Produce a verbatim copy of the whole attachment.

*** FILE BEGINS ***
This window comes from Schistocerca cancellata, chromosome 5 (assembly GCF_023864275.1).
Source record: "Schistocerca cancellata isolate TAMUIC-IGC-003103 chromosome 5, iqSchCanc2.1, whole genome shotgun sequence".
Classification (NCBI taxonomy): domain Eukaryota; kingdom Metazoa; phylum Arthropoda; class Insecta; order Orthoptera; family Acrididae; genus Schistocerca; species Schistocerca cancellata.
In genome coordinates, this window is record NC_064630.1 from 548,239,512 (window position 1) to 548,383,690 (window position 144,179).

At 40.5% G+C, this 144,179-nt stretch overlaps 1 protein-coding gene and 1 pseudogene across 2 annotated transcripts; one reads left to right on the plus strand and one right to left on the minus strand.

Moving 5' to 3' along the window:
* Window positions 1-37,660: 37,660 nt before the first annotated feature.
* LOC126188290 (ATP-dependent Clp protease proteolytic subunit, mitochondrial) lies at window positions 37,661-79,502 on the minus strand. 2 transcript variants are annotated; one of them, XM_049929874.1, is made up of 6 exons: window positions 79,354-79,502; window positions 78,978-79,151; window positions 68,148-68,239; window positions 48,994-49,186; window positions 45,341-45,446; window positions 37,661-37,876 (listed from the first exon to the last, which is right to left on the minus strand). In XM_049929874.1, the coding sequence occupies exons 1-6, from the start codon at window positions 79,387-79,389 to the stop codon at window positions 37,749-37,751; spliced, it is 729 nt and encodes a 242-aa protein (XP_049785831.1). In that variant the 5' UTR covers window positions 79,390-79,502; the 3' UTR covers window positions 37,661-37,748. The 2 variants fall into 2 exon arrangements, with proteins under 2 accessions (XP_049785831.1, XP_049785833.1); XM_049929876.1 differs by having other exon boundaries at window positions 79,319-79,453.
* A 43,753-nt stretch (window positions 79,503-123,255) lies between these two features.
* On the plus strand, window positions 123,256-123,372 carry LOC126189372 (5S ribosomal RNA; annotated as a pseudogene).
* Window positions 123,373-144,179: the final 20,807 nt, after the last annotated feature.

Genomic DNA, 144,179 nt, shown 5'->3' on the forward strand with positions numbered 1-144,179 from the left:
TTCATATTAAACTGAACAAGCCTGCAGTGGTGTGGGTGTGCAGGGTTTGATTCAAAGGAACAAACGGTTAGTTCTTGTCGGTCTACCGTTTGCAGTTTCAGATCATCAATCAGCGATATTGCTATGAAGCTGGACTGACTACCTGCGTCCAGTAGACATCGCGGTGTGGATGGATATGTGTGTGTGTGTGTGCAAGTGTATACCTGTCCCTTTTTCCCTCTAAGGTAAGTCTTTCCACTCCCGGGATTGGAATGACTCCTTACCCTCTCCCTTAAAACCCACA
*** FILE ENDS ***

This window comes from Schistocerca cancellata, chromosome 5 (assembly GCF_023864275.1).
Source record: "Schistocerca cancellata isolate TAMUIC-IGC-003103 chromosome 5, iqSchCanc2.1, whole genome shotgun sequence".
Classification (NCBI taxonomy): domain Eukaryota; kingdom Metazoa; phylum Arthropoda; class Insecta; order Orthoptera; family Acrididae; genus Schistocerca; species Schistocerca cancellata.
In genome coordinates, this window is record NC_064630.1 from 548,239,512 (window position 1) to 548,383,690 (window position 144,179).

At 40.5% G+C, this 144,179-nt stretch overlaps 1 protein-coding gene and 1 pseudogene across 2 annotated transcripts; one reads left to right on the plus strand and one right to left on the minus strand.

Moving 5' to 3' along the window:
* Window positions 1-37,660: 37,660 nt before the first annotated feature.
* LOC126188290 (ATP-dependent Clp protease proteolytic subunit, mitochondrial) lies at window positions 37,661-79,502 on the minus strand. 2 transcript variants are annotated; one of them, XM_049929874.1, is made up of 6 exons: window positions 79,354-79,502; window positions 78,978-79,151; window positions 68,148-68,239; window positions 48,994-49,186; window positions 45,341-45,446; window positions 37,661-37,876 (listed from the first exon to the last, which is right to left on the minus strand). In XM_049929874.1, the coding sequence occupies exons 1-6, from the start codon at window positions 79,387-79,389 to the stop codon at window positions 37,749-37,751; spliced, it is 729 nt and encodes a 242-aa protein (XP_049785831.1). In that variant the 5' UTR covers window positions 79,390-79,502; the 3' UTR covers window positions 37,661-37,748. The 2 variants fall into 2 exon arrangements, with proteins under 2 accessions (XP_049785831.1, XP_049785833.1); XM_049929876.1 differs by having other exon boundaries at window positions 79,319-79,453.
* A 43,753-nt stretch (window positions 79,503-123,255) lies between these two features.
* On the plus strand, window positions 123,256-123,372 carry LOC126189372 (5S ribosomal RNA; annotated as a pseudogene).
* Window positions 123,373-144,179: the final 20,807 nt, after the last annotated feature.

Genomic DNA, 144,179 nt, shown 5'->3' on the forward strand with positions numbered 1-144,179 from the left:
TTCATATTAAACTGAACAAGCCTGCAGTGGTGTGGGTGTGCAGGGTTTGATTCAAAGGAACAAACGGTTAGTTCTTGTCGGTCTACCGTTTGCAGTTTCAGATCATCAATCAGCGATATTGCTATGAAGCTGGACTGACTACCTGCGTCCAGTAGACATCGCGGTGTGGATGGATATGTGTGTGTGTGTGTGCAAGTGTATACCTGTCCCTTTTTCCCTCTAAGGTAAGTCTTTCCACTCCCGGGATTGGAATGACTCCTTACCCTCTCCCTTAAAACCCACA